Vagabonding field reports: the soul of Seoul

With over 20 million people, Seoul is the second largest urban agglomeration in the world, far behind the endless tentacles of that postmodern monster commonly known as Tokyo. But Korea beat Japan in something his neighbour is famous: in fact Korea is the most ethnically and linguistic homogeneous country in this planet, even with the highest contingent of English teacher who take the opportunity of high salaries and low-cost of life.
No way I could catch the soul of this monolithic giant in only one week of permanence, nevertheless I tried.

Cost/day: 20-25$ a day, without accommodation, but including 2 visit to a jimjibang and dining out every night.

What’s the strangest thing you’ve seen lately?
The way Seoul is built. The metropolis looks even bigger because it’s delimited by the sea and the mountains, crossed by a big river and his affluents and with many parks scattered between urbanized lots. So you pass from extremely dense populated area, with several high-rise aligned next to each other like pieces of domino, to hills and parks big enough you can spend the day hiking, re-emerging into a civilization made of small villages.

The overall feeling was very pleasant to me. Seoul is a micro-world, where nature and civilization are in harmony, a place that gave me the sensation I can spend months simply wandering around before getting itchy feet and start dreaming of a new place to explore.

Describe a typical day:
Walk until I get too tired, than taking the subway for a new part of the city, walk again until my legs begs for a break, stop a couple of hours for my daily fix of coffee and internet in one of the many internet cafe, walk again until I can enjoy dinner in typical restaurant.

In Seoul is never too early to start riding a big bike

Describe an interesting conversation you had with a local:
My friend Yoon, who I met for the first time while living in Colombia, explained me about the strong character of korean people, that always had done face threats from their powerful neighbors Japanese and Chinese and in the last century even the diaspora of the North of the country, make South Korea an island de facto. She also told me how she had to give up on her relation with a latino guy, in a country where interracial marriage, especially for a woman, is still heavily ostracized.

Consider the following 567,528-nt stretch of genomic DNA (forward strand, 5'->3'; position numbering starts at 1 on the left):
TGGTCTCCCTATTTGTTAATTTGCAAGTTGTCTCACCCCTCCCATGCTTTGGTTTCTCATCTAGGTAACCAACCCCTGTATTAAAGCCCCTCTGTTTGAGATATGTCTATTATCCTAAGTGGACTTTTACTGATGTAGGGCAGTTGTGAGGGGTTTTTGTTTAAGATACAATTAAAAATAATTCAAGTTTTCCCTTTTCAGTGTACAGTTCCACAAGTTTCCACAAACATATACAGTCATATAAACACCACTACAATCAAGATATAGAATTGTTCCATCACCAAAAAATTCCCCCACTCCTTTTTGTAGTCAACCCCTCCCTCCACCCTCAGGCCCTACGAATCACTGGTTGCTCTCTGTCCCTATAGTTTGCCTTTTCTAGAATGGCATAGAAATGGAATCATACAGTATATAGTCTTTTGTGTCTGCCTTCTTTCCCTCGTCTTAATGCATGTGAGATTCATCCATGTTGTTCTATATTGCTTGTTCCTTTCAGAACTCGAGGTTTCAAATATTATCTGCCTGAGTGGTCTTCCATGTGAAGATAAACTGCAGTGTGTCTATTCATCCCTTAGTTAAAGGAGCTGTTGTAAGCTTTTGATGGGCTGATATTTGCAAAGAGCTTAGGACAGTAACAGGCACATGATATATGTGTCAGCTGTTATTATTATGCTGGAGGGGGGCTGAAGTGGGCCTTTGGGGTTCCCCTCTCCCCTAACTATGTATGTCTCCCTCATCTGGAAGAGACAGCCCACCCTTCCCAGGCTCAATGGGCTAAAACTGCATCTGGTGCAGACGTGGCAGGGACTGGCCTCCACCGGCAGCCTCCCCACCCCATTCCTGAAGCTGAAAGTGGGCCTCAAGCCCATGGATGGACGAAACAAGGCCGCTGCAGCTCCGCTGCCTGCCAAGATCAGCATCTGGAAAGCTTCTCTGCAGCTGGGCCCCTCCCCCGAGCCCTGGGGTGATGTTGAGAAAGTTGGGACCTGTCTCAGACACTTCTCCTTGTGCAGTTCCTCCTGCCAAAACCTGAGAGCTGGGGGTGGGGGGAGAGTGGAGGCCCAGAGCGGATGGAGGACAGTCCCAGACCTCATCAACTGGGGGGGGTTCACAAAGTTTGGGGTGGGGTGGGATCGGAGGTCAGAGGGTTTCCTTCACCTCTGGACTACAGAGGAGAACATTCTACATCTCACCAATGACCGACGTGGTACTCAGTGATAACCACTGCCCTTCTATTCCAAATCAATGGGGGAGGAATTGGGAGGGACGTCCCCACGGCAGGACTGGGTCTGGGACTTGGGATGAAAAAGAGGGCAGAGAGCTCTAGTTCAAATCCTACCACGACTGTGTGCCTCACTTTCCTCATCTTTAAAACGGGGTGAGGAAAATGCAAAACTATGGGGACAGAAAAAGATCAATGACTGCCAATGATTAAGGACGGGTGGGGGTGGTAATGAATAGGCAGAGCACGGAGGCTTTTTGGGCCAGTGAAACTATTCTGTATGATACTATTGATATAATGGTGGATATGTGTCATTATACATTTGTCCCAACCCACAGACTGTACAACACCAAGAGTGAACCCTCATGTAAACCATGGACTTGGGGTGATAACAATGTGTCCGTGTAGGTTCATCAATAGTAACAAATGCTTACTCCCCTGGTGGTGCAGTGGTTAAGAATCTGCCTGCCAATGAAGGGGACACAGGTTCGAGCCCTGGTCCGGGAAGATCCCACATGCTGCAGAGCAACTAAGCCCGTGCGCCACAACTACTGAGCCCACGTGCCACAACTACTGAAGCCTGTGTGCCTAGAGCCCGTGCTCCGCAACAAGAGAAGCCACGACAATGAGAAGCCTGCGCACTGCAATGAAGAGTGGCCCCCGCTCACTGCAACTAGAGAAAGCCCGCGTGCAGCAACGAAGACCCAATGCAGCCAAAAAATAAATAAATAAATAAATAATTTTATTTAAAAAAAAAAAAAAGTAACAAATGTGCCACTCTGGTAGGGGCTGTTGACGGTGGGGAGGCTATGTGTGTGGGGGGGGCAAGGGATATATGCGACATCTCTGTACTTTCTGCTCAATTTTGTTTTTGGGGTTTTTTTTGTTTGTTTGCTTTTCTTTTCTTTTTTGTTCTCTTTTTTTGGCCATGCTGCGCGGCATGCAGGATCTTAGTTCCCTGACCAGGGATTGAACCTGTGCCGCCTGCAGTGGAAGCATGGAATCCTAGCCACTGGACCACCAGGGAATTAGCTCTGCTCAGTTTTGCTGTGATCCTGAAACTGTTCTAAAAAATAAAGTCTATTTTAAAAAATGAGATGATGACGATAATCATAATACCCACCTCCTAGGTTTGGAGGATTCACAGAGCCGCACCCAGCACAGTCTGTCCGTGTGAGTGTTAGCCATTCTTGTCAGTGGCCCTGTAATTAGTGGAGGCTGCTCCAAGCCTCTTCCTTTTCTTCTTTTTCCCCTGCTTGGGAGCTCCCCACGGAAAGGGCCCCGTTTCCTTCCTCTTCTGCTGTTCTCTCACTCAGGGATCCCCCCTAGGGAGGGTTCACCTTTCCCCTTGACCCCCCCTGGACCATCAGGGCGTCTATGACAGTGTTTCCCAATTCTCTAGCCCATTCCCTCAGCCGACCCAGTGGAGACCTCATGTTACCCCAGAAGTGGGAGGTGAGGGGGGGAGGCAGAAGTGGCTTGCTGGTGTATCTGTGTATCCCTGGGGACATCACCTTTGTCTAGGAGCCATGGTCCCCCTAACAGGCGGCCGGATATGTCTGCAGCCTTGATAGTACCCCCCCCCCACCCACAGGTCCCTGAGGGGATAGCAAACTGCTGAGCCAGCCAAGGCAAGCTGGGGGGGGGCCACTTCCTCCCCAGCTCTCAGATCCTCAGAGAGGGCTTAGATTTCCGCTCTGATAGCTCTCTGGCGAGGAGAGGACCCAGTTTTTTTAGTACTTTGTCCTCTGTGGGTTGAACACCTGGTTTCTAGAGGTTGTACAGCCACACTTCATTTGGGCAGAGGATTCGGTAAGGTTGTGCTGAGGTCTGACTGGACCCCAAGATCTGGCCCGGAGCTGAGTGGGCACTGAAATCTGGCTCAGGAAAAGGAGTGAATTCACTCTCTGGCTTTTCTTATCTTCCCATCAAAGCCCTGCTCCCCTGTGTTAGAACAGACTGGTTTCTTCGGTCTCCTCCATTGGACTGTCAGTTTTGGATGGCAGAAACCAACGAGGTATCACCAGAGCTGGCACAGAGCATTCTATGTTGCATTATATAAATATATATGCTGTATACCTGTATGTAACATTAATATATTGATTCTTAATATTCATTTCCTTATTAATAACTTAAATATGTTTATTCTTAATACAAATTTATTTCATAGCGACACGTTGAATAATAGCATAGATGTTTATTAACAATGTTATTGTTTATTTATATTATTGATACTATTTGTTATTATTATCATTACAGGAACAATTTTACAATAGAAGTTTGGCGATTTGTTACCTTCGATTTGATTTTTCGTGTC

What do you like about where you are? Dislike?
Liked: Seoul airport is awarded as the best in the world and one of the reason is you can spend the night instead in uncomfortable benches on the mattress of a jimjibang for a cheap fee. It was not my only visit to this beautiful concept of Korean bath house. I went to the biggest in the city, 7 floors of pure wellness. I may go to a jimjibang every day.
Dislike: in a big city there is no better place to me for people watching than the subway, but I never felt like in Seoul metro the lack of humanity and a sense of extraniation. Everyone lost in his smart phone, everyone feeling the other like a instead of a mirror where observe himself from a different angle and the world.

Describe a challenge you faced:
Not to react when pushed by people. Like in China, Koreans tend to be rude and impolite when they are in crowds. Nobody will hint at a smile if waiting the elevator with you, no matter if it’s your neighbour since you were born, instead they will cut your way as soon as the door will open. I understand it’s just the reflection of a different culture, but I will never get use to such behaviours. More than once I was pushed out badly and I had to control myself and not to throw them at least some loud insult, when their reaction at the clash was far from a “Excuse me” or “I am sorry”, instead a truce look or the pretension you don’t exist.

You are not allowed to take the subway if you don't own a smartphone

What new lesson did you learn?

I was not even born when Pak Doo Ik turned Korea for italians into as synonym of what Waterloo is for the French, but I remember very well the scandals in Seoul Olympics in 1988: I was 17 and that was my loss of innocence. And to close the circle, the briberies in Soccer World Cup in 2002 were the cause that put the end to the great love of my 30 years long adolescence. This is how I developed a genuine hatred for everything korean in sport. But after I saw how many passionate hikers and fitness people there are in Seoul I made peace with them. Nowhere else in Asia I could see healthy bodies like here. This is one of the countries where people care and practice more sport and I must recognize their results in élite events are not just a product of corruption, but also the natural consequence of sincere passion and hard work.

Where next?
From the most homogeneous country in the world to the most diverse city per square mile I have ever been: Georgetown, Penang.

Posted by | Comments Off on Vagabonding field reports: the soul of Seoul  | July 14, 2012
Category: Asia, General, Languages and Culture, Vagabonding Field Reports

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